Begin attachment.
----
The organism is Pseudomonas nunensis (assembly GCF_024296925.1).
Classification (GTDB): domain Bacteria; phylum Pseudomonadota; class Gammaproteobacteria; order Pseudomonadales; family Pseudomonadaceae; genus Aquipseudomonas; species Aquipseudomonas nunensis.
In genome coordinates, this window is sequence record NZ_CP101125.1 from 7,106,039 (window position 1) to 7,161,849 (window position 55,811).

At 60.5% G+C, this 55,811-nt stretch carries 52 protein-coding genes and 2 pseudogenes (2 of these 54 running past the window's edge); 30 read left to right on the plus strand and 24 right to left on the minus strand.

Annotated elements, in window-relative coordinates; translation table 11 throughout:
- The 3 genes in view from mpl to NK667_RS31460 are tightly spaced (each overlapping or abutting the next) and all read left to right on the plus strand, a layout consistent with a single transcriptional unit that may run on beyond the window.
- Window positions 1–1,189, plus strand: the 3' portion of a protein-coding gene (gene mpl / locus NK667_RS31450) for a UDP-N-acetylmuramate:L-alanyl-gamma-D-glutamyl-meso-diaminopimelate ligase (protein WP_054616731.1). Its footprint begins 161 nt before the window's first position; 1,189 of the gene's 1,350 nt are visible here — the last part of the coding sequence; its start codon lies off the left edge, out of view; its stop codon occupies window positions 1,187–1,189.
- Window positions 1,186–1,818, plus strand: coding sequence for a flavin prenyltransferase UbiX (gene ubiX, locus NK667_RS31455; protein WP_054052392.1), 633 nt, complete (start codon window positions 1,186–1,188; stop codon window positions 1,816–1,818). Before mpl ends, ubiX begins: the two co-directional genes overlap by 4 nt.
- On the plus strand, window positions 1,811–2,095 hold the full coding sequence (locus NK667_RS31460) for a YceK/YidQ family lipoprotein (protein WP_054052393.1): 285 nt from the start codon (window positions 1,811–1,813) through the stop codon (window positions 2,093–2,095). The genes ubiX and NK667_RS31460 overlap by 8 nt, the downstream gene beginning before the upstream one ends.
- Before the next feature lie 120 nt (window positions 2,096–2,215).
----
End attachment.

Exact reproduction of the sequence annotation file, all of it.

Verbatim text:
The organism is Pseudomonas nunensis (assembly GCF_024296925.1).
Classification (GTDB): domain Bacteria; phylum Pseudomonadota; class Gammaproteobacteria; order Pseudomonadales; family Pseudomonadaceae; genus Aquipseudomonas; species Aquipseudomonas nunensis.
In genome coordinates, this window is sequence record NZ_CP101125.1 from 7,106,039 (window position 1) to 7,161,849 (window position 55,811).

At 60.5% G+C, this 55,811-nt stretch carries 52 protein-coding genes and 2 pseudogenes (2 of these 54 running past the window's edge); 30 read left to right on the plus strand and 24 right to left on the minus strand.

Annotated elements, in window-relative coordinates; translation table 11 throughout:
- The 3 genes in view from mpl to NK667_RS31460 are tightly spaced (each overlapping or abutting the next) and all read left to right on the plus strand, a layout consistent with a single transcriptional unit that may run on beyond the window.
- Window positions 1–1,189, plus strand: the 3' portion of a protein-coding gene (gene mpl / locus NK667_RS31450) for a UDP-N-acetylmuramate:L-alanyl-gamma-D-glutamyl-meso-diaminopimelate ligase (protein WP_054616731.1). Its footprint begins 161 nt before the window's first position; 1,189 of the gene's 1,350 nt are visible here — the last part of the coding sequence; its start codon lies off the left edge, out of view; its stop codon occupies window positions 1,187–1,189.
- Window positions 1,186–1,818, plus strand: coding sequence for a flavin prenyltransferase UbiX (gene ubiX, locus NK667_RS31455; protein WP_054052392.1), 633 nt, complete (start codon window positions 1,186–1,188; stop codon window positions 1,816–1,818). Before mpl ends, ubiX begins: the two co-directional genes overlap by 4 nt.
- On the plus strand, window positions 1,811–2,095 hold the full coding sequence (locus NK667_RS31460) for a YceK/YidQ family lipoprotein (protein WP_054052393.1): 285 nt from the start codon (window positions 1,811–1,813) through the stop codon (window positions 2,093–2,095). The genes ubiX and NK667_RS31460 overlap by 8 nt, the downstream gene beginning before the upstream one ends.
- Before the next feature lie 120 nt (window positions 2,096–2,215).